Abstract Cognitive?developmental theory claims that moral reasoning can be developed through discussion with others, especially those at a higher stage. This study examined two social/contextual factors that may mediate such cognitive processes in moral development: socio?metric status and moral climate. Socio?metric status was studied because participants were 101 institutionalised young offenders with established differences in peer status. Moral climate was studied because participants came from residential units that varied markedly in programme activities. Participants were assessed for moral reasoning, perceptions of (...) moral and institutional climate and also through behavioural ratings. Moral climate was found to represent a valid measure of the factors which predict behaviour within institutional settings. To study peer status, 40 young offenders participated in moral dilemma discussions with another subject who systematically differed in level of moral reasoning and peer status. It was found that exposure to both higher?stage reasoning and higher peer status were essential elements within the developmental process. Implications for cognitive??developmental theory and moral education within correctional and school programmes are discussed. (shrink)
This book explores how and when biology emerged as a science in Germany. Beginning with the debate about organism between Georg Ernst Stahl and Gottfried Leibniz at the start of the eighteenth century, John Zammito traces the development of a new research program, culminating in 1800, in the formulation of developmental morphology. He shows how over the course of the century, naturalists undertook to transform some domains of natural history into a distinct branch of natural philosophy, which attempted not (...) only to describe but to explain the natural world and became, ultimately, the science of biology. (shrink)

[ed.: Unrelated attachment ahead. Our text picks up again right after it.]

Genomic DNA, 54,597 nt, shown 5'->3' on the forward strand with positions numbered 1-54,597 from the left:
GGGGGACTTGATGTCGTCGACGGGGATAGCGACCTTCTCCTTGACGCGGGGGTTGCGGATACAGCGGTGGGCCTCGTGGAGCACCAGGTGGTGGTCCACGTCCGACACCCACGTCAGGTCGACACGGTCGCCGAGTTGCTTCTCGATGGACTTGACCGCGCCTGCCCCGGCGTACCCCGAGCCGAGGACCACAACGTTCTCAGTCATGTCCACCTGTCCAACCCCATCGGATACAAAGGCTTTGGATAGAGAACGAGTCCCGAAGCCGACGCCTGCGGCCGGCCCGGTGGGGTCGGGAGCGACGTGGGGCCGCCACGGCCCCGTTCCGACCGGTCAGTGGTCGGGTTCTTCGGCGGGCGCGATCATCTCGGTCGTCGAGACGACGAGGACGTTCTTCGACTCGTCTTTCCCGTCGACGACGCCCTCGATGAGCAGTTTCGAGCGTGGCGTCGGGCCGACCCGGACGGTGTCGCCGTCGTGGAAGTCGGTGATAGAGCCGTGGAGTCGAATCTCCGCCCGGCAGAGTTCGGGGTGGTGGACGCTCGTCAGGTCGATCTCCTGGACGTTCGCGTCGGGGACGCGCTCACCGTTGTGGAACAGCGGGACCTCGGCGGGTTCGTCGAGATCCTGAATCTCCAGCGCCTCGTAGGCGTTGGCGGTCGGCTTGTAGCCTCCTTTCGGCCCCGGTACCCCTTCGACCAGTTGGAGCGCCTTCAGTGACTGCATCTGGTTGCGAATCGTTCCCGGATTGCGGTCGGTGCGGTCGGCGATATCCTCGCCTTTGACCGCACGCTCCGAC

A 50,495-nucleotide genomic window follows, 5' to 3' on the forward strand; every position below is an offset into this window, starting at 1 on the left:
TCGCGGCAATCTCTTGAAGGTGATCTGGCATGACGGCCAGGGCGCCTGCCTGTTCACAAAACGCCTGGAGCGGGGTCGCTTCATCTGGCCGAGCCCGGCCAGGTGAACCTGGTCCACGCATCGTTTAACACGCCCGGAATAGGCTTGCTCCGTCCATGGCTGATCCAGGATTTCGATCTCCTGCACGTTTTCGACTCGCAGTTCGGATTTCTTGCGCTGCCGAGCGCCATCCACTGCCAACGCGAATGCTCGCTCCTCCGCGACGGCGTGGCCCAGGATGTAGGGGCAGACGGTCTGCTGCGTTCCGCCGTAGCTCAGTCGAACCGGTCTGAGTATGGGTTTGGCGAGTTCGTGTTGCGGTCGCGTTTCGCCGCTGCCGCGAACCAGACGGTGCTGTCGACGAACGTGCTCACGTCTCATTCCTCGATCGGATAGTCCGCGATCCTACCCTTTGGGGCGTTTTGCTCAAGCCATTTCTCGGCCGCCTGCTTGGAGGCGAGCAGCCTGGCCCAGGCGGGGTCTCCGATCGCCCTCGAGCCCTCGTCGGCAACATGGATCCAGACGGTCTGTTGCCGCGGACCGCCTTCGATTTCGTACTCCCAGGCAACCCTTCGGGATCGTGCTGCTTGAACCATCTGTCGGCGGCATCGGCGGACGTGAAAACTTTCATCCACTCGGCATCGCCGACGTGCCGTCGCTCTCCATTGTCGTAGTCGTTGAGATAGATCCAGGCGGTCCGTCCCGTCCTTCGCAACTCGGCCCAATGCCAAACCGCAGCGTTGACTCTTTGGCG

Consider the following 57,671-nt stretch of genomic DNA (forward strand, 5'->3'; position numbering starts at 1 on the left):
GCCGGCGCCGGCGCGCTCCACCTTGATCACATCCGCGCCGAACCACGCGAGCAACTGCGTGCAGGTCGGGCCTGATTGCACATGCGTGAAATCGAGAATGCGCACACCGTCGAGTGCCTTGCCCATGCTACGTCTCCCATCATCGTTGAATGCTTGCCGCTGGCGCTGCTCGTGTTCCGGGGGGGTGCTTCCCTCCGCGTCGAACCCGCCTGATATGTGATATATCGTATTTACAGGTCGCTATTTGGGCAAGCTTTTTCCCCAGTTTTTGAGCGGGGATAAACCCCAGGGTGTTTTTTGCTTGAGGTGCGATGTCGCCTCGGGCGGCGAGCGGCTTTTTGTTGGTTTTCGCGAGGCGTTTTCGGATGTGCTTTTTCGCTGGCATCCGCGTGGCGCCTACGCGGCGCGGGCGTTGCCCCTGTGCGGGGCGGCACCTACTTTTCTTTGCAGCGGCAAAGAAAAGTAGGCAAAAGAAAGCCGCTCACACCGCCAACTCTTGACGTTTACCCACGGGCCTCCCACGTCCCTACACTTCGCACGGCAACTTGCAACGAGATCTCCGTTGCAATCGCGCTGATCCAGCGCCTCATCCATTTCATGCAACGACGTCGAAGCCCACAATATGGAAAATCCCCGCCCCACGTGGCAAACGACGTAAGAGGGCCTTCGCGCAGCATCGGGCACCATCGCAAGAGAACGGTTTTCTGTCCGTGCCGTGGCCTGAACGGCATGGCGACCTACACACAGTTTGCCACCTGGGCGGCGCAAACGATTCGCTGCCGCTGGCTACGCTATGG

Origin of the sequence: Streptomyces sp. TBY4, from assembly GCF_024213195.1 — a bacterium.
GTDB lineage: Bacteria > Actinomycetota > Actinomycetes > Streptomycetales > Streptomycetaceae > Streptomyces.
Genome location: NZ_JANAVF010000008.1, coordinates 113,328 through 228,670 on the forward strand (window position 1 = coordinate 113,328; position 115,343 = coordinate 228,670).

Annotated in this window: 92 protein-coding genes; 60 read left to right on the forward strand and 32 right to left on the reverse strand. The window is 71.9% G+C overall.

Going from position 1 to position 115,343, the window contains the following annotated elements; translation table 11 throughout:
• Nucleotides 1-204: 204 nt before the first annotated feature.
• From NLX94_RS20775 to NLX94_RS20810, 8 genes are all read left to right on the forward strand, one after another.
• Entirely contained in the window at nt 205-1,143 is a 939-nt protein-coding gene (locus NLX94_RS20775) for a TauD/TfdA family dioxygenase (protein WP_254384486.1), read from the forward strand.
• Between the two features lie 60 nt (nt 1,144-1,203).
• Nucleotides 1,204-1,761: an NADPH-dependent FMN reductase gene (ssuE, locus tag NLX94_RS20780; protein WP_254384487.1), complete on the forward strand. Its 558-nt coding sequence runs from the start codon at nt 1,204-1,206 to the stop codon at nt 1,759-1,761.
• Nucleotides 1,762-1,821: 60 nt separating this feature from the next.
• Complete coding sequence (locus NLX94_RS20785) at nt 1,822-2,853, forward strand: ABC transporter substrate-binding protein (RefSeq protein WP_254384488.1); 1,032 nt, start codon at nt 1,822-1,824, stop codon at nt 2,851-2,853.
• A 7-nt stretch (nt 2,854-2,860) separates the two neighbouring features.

The Cambridge Edition of the Works of Immanuel Kant: Vol. I, Theoretical Philosophy, 1755?1770. Ed. and tr. by D. Walford in collaboration with R. Meerbote, Cambridge University Press, 1992. lxxxi + 543 pp. £50.00 The Cambridge Edition of the Works of Immanuel Kant: Vol. DC, Lectures on Logic. Ed. and tr. by J. Michael Young, Cambridge University Press, 1992. xxxii + 695 pp. £50.00 The Genesis of Kant's Critique of Judgment by John H. Zammito, University of Chicago Press, 1992.490 (...) pp. £51.95 hb; £15.25 pb. (shrink)
In this philosophically sophisticated and historically significant work, John H. Zammito reconstructs Kant's composition of The Critique of Judgment and reveals that it underwent three major transformations before publication. He shows that Kant not only made his "cognitive" turn, expanding the project from a "Critique of Taste" to a Critique of Judgment but he also made an "ethical" turn. This "ethical" turn was provoked by controversies in German philosophical and religious culture, in particular the writings of Johann Herder and (...) the Sturm und Drang movement in art and science, as well as the related pantheism controversy. Such topicality made the Third Critique pivotal in creating a "Kantian" movement in the 1790s, leading directly to German Idealism and Romanticism. The austerity and grandeur of Kant's philosophical writings sometimes make it hard to recognize them as the products of a historical individual situated in the particular constellation of his time and society. Here Kant emerges as a concrete historical figure struggling to preserve the achievements of cosmopolitan Aufkl-rung against challenges in natural science, religion, and politics in the late 1780s. More specifically Zammito suggests that Kant's Third Critique was animated throughout by a fierce personal rivalry with Herder and by a strong commitment to traditional Christian ideas of God and human moral freedom. "A work of extraordinary erudition. Zammito's study is both comprehensive and novel, connecting Kant's work with the aesthetic and religious controversies of the late eighteenth century. He seems to have read everything. I know of no comparable historical study of Kant's Third Critique."-Arnulf Zweig, translator and editor of Kant's ;IPhilosophical Correspondence, 1759-1799;X "An intricate, subtle, and exciting explanation of how Kant's thinking developed and adjusted to new challenges over the decade from the first edition of the Critique of Pure Reason to the appearance of the Critique of Judgment. "--John W. Burbidge, Review of Metaphysics "There has been for a long time a serious gap in English commentary on Kant's Critique of Judgment Zammito's book finally fills it. All students and scholars of Kant will want to consult it."--Frederick Beiser, Times Literary Supplement. (shrink)